Hill climbing ratios

General bike chat that does not fit elsewhere
boogi11
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Hill climbing ratios

Postby boogi11 » Sun Dec 30, 2012 10:35 am

Hi all, I live in the flat lands, and the nearest I get to a hill is a speed bump, but in sept I'm doing the Exeter sportive,112 miles with 12000ft of climbing, my current setup is 50/34. Chain ring. 12/25 rear cassette , should this be adequate.

I'm currently a stone overweight but hope to get down to 14st(I'm big boned :D ) before the sportive, and I have endurance on my side but hils to test me a lot .

Obviously I will be training consideraby before the event

Any thoughts

turnerjohn
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Re: Hill climbing ratios

Postby turnerjohn » Sun Dec 30, 2012 10:52 am

everyones different so only way is to find a hill and ride it ! TBH thats what you should be doing...does wonders for weight loss as well :-).
You should be fine with that setup...I've run a 52/38 / 11-28 for hilly sportives and been fine...but then I'm strong and reasonably light and I don't mind a higher gear.
Give some hill work a try and your be fine for Sept...ages away :-)

boogi11
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Re: Hill climbing ratios

Postby boogi11 » Sun Dec 30, 2012 11:02 am

Hi and thanks, I intend to do some hill work, just means driving 40 miles to find some, might have a few weekends in Wales, his sportive has some 25% climbs, methinks I screwed

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MountainMonster
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Re: Hill climbing ratios

Postby MountainMonster » Sun Dec 30, 2012 12:22 pm

boogi11 wrote:Hi and thanks, I intend to do some hill work, just means driving 40 miles to find some, might have a few weekends in Wales, his sportive has some 25% climbs, methinks I screwed


I wouldn't worry, there is nothing different to hills than the flat other than the speed you hit it. Just take your time from the beginning and don't put yourself near the red zone and you should survive alright.

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Mikey23
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Re: Hill climbing ratios

Postby Mikey23 » Sun Dec 30, 2012 12:34 pm

I have 50/34 and 11/28 and have struggled on some of the more extreme courses down here in the south west. On a couple of occasions have had to get off and push. Might just be me, but you might bear that in mind

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Raffles
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Re: Hill climbing ratios

Postby Raffles » Sun Dec 30, 2012 12:37 pm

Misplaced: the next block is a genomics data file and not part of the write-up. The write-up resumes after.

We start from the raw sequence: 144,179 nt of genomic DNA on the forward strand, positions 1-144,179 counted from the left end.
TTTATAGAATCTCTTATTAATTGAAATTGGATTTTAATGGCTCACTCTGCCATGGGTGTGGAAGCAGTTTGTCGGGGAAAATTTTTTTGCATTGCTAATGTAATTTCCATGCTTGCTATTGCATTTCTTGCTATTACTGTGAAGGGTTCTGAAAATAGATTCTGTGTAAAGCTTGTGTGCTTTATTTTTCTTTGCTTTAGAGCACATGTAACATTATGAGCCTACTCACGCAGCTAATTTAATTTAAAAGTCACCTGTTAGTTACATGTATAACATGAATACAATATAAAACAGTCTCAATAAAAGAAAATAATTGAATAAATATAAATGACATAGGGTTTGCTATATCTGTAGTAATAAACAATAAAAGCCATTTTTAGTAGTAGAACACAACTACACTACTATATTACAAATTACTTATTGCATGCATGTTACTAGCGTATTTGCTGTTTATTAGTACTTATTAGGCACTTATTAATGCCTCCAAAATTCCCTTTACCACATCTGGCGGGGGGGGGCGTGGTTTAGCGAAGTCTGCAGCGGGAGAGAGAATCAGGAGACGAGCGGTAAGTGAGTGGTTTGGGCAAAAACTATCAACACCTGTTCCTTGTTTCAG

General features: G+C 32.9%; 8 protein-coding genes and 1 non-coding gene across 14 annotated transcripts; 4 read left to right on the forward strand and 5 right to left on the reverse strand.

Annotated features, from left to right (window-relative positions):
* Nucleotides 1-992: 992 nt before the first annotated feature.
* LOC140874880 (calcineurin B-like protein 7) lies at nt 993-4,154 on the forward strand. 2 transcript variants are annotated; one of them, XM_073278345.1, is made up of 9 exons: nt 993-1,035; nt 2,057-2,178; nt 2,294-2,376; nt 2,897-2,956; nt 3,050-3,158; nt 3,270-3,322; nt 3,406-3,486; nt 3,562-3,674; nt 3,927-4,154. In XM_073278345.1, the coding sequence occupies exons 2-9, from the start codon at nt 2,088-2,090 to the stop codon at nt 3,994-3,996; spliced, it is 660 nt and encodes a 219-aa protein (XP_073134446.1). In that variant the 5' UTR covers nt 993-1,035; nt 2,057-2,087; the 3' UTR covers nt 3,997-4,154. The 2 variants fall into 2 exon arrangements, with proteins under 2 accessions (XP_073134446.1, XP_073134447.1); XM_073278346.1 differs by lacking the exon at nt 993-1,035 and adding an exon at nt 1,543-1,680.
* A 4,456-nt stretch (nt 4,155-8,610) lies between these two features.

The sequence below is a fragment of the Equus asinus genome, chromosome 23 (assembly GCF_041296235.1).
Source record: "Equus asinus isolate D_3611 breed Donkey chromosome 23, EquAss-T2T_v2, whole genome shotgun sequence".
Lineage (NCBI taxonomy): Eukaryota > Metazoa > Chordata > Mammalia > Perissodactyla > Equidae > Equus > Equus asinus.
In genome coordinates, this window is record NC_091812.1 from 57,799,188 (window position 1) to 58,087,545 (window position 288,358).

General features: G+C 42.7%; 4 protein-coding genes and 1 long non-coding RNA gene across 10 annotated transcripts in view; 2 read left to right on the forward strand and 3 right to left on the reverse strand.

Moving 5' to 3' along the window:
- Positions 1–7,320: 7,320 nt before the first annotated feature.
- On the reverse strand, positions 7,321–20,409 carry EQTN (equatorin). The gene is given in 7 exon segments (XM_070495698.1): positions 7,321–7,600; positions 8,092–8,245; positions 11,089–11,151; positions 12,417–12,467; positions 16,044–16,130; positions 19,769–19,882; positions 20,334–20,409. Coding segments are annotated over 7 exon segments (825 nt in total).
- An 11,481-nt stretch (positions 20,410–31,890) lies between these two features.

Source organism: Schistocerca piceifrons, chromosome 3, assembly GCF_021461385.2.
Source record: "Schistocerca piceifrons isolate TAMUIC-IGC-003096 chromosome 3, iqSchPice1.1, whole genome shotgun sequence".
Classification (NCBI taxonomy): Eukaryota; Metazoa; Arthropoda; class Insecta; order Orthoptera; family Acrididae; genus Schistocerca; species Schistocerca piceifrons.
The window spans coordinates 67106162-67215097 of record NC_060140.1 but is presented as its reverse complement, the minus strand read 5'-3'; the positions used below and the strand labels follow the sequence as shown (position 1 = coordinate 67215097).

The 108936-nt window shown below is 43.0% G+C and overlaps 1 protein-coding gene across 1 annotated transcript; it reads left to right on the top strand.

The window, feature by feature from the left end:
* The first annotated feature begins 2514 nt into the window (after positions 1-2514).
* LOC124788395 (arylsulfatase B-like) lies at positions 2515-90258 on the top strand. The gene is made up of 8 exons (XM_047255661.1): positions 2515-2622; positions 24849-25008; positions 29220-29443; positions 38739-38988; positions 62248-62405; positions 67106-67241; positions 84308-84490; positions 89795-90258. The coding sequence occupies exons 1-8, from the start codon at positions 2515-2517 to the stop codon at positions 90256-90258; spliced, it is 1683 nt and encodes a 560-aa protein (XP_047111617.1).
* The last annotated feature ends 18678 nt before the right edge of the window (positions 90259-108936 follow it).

boogi11 wrote:Hi and thanks, I intend to do some hill work, just means driving 40 miles to find some, might have a few weekends in Wales, his sportive has some 25% climbs, methinks I screwed



I use 50/34 and 12/25 rear cassette and I wouldnt tackle 25% with this configuration. I rode up 20% and it was sheer murder .
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thescouselander
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Re: Hill climbing ratios

Postby thescouselander » Sun Dec 30, 2012 13:26 pm

Raffles wrote:
boogi11 wrote:Hi and thanks, I intend to do some hill work, just means driving 40 miles to find some, might have a few weekends in Wales, his sportive has some 25% climbs, methinks I screwed



I use 50/34 and 12/25 rear cassette and I wouldnt tackle 25% with this configuration. I rode up 20% and it was sheer murder .


I have to agree with this. I went from a 25 to a 28 at the back as I was struggling on steeper hills. I can now get up most climbs but if I was to do anything really serious I might even consider a 30 at the back. I suppose a lot depends on how you pedal though - I like to keep my cadence up as much as possible.

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unixnerd
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Re: Hill climbing ratios

Postby unixnerd » Sun Dec 30, 2012 13:49 pm

I can get up the Cairngorm mountain ski road with a 50/34 and 11-28 and I don't need the lowest gear unless there's a headwind on the steepest bit. Nice thing about low gears is you can maintain a decent cadence and still have a bail out gear.

As you don't do hills often I'd stick with the 25t bottom cog, you should be fine. No point getting a new cassette for one event. The trick to hill climbing is to find a comfortable rhythm and stick to it. Any weight you can get rid of between now and then will be a real bonus.
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SmoggySteve
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Re: Hill climbing ratios

Postby SmoggySteve » Sun Dec 30, 2012 14:10 pm

If you don't mind throwing a bit of cash at it, a second cassette and a chain would hardly break the bank. You could get a 12-30 for hills if you really want something different. Takes 5 minutes to change a cassette over (obviously if you have the tools). but they aint expensive either. I have a few cassettes I change about depending on what the route in riding is like. 11-23 for long and flat (I go to Belgium & Holland alot) and a 12-28 for the hills.

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Monty Dog
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Re: Hill climbing ratios

Postby Monty Dog » Sun Dec 30, 2012 16:04 pm

As the OP doesn't get to ride hills lots, I'd suggest fitting a 28 sprocket as it comes as a shock to the system whereas at least having a lower gear might help. BTW the Cairngorm ski road bears no comparison to the steepness of hills in the southwest - one you can simply sit down and grind it out, whereas many of the roads in the Southwest are notable for their severity and you really need to muscle the bike to make any progress (If you want the routes with the greatest climbing/km then Cornwall and Devon are hard to beat IME).